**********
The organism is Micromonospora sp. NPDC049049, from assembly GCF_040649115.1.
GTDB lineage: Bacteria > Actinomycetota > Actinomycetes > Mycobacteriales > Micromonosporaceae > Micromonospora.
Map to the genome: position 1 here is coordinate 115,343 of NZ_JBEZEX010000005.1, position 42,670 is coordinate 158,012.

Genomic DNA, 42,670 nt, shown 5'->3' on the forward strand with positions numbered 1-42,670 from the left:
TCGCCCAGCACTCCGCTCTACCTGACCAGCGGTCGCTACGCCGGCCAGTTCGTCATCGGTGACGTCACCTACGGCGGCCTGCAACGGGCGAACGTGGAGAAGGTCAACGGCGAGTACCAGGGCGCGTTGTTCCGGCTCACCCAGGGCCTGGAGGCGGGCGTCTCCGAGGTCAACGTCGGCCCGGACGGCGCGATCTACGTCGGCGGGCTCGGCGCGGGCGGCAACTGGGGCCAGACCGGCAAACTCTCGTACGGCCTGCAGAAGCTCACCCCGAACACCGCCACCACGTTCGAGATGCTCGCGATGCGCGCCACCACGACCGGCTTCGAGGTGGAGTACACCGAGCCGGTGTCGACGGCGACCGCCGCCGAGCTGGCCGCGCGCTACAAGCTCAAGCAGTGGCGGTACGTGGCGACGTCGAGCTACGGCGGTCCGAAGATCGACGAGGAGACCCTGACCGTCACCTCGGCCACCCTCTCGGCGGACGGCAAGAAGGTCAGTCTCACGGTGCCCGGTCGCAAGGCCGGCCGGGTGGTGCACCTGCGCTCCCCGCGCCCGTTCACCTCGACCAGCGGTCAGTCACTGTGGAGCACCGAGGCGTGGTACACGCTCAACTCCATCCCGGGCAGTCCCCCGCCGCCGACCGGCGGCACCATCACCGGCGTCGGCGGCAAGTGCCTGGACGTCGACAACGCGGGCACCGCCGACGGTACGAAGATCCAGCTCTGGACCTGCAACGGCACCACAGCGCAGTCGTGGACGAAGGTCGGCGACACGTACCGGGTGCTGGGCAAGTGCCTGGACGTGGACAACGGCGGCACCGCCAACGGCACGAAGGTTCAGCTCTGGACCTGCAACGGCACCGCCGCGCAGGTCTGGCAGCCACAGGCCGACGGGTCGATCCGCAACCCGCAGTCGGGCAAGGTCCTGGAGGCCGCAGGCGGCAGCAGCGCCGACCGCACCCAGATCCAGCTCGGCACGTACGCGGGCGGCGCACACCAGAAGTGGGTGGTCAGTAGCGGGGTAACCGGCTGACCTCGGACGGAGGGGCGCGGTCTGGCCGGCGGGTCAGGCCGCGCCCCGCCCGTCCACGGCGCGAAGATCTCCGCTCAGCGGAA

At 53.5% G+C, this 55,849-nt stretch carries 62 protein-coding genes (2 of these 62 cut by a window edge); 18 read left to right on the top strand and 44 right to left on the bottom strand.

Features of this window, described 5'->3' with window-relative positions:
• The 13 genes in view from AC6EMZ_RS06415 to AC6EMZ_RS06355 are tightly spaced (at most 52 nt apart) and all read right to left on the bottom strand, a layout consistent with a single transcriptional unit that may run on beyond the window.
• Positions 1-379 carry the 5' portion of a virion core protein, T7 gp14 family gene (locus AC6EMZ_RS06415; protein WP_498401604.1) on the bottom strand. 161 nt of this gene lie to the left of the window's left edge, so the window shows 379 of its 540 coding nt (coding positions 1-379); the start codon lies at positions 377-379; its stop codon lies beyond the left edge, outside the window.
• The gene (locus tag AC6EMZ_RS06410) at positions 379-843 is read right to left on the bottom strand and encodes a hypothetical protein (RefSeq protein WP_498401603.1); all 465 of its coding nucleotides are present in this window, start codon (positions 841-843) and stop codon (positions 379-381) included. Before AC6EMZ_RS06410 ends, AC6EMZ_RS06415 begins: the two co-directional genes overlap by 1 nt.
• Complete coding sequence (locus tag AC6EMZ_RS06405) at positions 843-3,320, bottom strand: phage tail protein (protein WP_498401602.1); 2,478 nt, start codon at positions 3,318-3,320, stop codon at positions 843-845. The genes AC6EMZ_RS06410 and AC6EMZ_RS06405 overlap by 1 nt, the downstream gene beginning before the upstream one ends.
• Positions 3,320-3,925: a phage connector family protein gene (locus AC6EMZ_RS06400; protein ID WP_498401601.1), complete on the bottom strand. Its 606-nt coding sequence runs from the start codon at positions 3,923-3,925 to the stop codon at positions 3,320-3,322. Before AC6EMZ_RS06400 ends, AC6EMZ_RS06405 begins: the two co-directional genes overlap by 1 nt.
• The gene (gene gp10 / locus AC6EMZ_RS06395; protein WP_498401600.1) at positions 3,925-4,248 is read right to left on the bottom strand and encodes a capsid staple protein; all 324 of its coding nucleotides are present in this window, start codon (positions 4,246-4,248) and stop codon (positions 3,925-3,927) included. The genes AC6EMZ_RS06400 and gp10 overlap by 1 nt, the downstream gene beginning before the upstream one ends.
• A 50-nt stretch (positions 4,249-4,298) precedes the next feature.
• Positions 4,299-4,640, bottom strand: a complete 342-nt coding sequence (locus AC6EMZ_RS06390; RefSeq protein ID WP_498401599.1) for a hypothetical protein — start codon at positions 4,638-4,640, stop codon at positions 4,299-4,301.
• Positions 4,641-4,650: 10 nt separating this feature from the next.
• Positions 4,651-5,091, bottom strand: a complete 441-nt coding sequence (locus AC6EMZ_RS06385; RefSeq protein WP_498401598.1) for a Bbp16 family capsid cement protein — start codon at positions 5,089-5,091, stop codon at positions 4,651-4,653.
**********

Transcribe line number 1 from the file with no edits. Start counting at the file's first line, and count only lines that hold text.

The organism is Micromonospora sp. NPDC049049, from assembly GCF_040649115.1.